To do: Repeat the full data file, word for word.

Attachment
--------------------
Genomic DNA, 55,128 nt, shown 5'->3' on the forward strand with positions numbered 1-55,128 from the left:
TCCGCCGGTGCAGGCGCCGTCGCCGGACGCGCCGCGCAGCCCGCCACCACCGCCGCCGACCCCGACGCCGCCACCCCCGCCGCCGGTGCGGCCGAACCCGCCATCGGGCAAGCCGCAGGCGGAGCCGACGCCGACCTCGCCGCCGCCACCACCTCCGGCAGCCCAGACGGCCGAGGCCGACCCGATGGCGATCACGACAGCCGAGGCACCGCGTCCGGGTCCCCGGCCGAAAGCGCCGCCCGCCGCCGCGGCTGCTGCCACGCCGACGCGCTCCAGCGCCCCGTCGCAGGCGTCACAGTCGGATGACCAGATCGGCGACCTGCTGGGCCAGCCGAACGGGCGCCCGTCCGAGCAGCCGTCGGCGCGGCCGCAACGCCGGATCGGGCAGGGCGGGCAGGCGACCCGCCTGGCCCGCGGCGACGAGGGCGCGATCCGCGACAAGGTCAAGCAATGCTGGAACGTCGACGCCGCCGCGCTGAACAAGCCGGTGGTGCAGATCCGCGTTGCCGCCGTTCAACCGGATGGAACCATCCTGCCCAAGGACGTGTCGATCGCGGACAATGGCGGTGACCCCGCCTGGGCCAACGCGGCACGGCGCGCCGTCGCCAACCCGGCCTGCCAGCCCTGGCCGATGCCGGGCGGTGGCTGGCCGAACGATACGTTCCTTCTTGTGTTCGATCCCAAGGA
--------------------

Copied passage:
Genomic DNA, 55,128 nt, shown 5'->3' on the forward strand with positions numbered 1-55,128 from the left:
TCCGCCGGTGCAGGCGCCGTCGCCGGACGCGCCGCGCAGCCCGCCACCACCGCCGCCGACCCCGACGCCGCCACCCCCGCCGCCGGTGCGGCCGAACCCGCCATCGGGCAAGCCGCAGGCGGAGCCGACGCCGACCTCGCCGCCGCCACCACCTCCGGCAGCCCAGACGGCCGAGGCCGACCCGATGGCGATCACGACAGCCGAGGCACCGCGTCCGGGTCCCCGGCCGAAAGCGCCGCCCGCCGCCGCGGCTGCTGCCACGCCGACGCGCTCCAGCGCCCCGTCGCAGGCGTCACAGTCGGATGACCAGATCGGCGACCTGCTGGGCCAGCCGAACGGGCGCCCGTCCGAGCAGCCGTCGGCGCGGCCGCAACGCCGGATCGGGCAGGGCGGGCAGGCGACCCGCCTGGCCCGCGGCGACGAGGGCGCGATCCGCGACAAGGTCAAGCAATGCTGGAACGTCGACGCCGCCGCGCTGAACAAGCCGGTGGTGCAGATCCGCGTTGCCGCCGTTCAACCGGATGGAACCATCCTGCCCAAGGACGTGTCGATCGCGGACAATGGCGGTGACCCCGCCTGGGCCAACGCGGCACGGCGCGCCGTCGCCAACCCGGCCTGCCAGCCCTGGCCGATGCCGGGCGGTGGCTGGCCGAACGATACGTTCCTTCTTGTGTTCGATCCCAAGGA